Because of the pressures it would put on deficits and the debt — in addition to the those from an aging population, rising health care costs, and the ill-advised 2017 tax cuts — repealing the excise tax without paying for it would be unwise. Doing so would leave even fewer tax resources available to pay for badly needed public investments and would lead over time to substantially greater chances that cuts would be made in valuable programs. Any plan to repeal the Cadillac tax should therefore adhere to the House’s pay-as-you-go rule, which requires that any direct spending or revenue legislation not add to the deficit. And since repealing the tax would represent a largely regressive tax cut, if repeal legislation moves forward on Capitol Hill, it should be fully offset by progressive revenue-raising measures.

End Notes

[1] “Middle Class Health Benefits Tax Repeal Act of 2019,” H.R. 748,

[2] Congressional Budget Office, Federal Subsidies for Health Insurance Coverage for People Under Age 65: 2019 to 2019, May 2, 2019, Table 2-1,

[3] Committee for a Responsible Federal Budget, Lawmakers Shouldn’t Repeal Cadillac Tax Without Substantial Offsets, June 13, 2019,

[4] Congressional Budget Office, Letter to the Honorable Evan Bayh, November 30, 2009, p. 26

[5] Center on Budget and Policy Priorities, Health Policy Experts’ Statement about Excise Tax on High-Cost Plans, October 1, 2015,

[6] Congressional Budget Office, Options for Reducing the Deficit: 2019 to 2028, December 2018, Revenues — Option 12,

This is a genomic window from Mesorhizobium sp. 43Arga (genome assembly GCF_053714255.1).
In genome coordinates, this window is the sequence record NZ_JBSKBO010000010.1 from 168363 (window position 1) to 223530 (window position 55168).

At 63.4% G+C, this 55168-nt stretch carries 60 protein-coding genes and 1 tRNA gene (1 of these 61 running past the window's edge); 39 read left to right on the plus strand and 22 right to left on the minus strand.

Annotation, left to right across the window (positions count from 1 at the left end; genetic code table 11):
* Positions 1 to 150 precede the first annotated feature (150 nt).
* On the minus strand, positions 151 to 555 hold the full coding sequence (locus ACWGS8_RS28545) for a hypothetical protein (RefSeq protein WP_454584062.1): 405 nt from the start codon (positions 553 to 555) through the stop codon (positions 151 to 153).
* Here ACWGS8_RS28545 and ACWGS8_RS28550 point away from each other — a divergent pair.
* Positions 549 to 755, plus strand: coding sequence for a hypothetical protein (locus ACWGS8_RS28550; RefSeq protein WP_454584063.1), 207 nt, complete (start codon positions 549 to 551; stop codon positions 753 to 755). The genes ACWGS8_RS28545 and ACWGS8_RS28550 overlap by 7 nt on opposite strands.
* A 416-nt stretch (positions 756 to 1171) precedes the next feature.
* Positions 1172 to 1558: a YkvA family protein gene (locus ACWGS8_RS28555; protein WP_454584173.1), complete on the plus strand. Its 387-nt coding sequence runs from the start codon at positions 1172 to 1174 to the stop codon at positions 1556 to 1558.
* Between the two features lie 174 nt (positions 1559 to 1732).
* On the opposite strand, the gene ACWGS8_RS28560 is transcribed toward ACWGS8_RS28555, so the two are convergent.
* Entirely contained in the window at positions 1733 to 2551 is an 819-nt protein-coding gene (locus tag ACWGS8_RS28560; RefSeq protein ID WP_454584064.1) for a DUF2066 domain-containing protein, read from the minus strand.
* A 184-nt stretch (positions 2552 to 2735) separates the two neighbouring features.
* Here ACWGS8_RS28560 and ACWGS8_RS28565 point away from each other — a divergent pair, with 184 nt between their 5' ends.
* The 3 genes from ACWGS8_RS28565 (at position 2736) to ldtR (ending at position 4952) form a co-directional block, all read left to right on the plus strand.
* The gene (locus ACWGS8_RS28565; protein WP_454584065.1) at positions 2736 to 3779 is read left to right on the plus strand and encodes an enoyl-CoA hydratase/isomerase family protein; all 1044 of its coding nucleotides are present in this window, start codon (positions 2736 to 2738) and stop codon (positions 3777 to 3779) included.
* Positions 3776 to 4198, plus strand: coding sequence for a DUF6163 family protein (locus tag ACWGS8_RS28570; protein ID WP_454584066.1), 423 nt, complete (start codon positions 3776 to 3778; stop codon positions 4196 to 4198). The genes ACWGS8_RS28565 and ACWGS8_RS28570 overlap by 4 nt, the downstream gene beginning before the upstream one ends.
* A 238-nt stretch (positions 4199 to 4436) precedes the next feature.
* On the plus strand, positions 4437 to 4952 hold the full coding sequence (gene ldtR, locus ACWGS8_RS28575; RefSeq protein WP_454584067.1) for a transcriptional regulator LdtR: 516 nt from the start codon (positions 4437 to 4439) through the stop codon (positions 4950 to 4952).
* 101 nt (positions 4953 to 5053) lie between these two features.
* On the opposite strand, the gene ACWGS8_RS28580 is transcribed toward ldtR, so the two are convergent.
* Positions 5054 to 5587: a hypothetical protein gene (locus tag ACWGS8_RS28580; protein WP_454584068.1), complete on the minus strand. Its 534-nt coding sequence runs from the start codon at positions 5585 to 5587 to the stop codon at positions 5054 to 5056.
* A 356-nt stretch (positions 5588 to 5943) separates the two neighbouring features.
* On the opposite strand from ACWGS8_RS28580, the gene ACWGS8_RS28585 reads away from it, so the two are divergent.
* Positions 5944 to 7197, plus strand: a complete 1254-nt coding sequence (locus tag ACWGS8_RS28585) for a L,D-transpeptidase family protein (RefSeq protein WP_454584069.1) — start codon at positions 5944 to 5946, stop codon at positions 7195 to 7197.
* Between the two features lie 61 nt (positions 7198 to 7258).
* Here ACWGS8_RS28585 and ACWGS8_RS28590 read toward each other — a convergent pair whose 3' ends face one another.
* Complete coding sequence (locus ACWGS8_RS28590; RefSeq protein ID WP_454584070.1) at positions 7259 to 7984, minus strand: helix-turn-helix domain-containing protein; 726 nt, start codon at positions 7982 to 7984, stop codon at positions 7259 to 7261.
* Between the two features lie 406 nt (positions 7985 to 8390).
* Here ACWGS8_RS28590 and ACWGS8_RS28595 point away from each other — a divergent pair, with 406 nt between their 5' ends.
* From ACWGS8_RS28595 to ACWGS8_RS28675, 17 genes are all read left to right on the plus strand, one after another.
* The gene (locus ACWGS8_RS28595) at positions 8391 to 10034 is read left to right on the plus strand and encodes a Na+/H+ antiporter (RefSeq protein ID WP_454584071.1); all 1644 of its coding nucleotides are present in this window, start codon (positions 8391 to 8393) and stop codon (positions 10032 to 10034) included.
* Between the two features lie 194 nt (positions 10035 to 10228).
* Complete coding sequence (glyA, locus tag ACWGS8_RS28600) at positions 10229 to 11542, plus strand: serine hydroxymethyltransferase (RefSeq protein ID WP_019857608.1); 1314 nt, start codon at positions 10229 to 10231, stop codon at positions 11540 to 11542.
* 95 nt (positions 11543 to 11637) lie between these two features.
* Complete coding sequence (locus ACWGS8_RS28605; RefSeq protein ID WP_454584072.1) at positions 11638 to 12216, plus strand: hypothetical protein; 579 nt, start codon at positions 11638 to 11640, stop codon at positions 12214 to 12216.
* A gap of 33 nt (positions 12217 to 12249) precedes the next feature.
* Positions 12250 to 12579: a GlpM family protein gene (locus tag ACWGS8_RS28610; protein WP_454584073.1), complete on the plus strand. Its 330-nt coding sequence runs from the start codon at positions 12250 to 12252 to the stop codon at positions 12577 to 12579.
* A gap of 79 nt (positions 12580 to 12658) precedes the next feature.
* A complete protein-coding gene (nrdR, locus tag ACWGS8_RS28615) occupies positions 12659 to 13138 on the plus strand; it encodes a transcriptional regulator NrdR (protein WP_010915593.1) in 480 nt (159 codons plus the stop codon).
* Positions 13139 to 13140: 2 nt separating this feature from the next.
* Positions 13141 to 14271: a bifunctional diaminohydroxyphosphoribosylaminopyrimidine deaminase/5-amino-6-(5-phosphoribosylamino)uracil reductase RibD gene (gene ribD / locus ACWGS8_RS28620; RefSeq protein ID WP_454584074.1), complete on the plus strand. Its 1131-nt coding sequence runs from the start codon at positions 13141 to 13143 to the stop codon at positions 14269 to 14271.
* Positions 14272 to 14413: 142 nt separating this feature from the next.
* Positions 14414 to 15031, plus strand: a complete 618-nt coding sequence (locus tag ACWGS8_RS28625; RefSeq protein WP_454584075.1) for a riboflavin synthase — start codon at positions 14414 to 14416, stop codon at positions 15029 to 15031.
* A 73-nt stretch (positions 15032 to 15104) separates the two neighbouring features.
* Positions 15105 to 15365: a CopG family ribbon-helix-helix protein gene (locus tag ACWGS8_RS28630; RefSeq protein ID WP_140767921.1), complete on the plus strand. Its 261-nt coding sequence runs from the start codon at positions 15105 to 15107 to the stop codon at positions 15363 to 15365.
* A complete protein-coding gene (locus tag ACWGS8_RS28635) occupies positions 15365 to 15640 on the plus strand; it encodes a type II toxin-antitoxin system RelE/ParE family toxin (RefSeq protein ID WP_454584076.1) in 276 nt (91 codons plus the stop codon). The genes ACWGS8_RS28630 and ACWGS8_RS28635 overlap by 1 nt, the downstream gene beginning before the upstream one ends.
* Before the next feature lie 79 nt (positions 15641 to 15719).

[7] Jason Furman and Matthew Fielder, “The Cadillac Tax — A Crucial Tool for Delivery System Reform,” New England Journal of Medicine, March 17, 2016, pp. 1008-9,

[8] Stan Dorn, “The Cadillac Tax: It’s Time to Kill This Policy Zombie,” Health Affairs Blog, June 18, 2019,

[9] Furman and Fiedler.

[10] Kevin Kennedy et al., Past the Price Index: Exploring Actual Prices Paid for Specific Services by Metro Area, Health Care Cost Institute, April 30, 2019,

[11] Zack Cooper et al., “The Price Ain’t Right? Hospital Prices and Health Spending on the Privately Insured,” Quarterly Journal of Economics, February 2019,

[12] Chapin White and Christopher Whaley, Prices Paid to Hospitals by Private Health Plans Are High Relative to Medicare and Vary Widely, RAND Corporation, May 2019,

[13] Marshall Allen, “In Montana, a Tough Negotiator Proved Employers Don’t Have to Pay So Much for Health Care,” ProPublica, October 2, 2018,

[14] Furman and Fiedler.

[15] Henry Aaron et al., “Cost-reducing health policies: A response to Chairman Alexander and the Senate Committee on Health, Education, Labor, and Pensions,” American Enterprise Institute and the Brookings Institution, March 1, 2019,

[16] Tax Policy Center, Repeal Cadillac Tax, Premiums Revert to Pre-Cadillac Tax Levels, Table T18-0217,

[17] Joint Committee on Taxation, Estimated Budget Effects Of The Revenue Provisions Contained In The President’s Fiscal Year 2017 Budget Proposal, JCX-15-16, March 24, 2016,

[18] CBO, Options for Reducing the Deficit.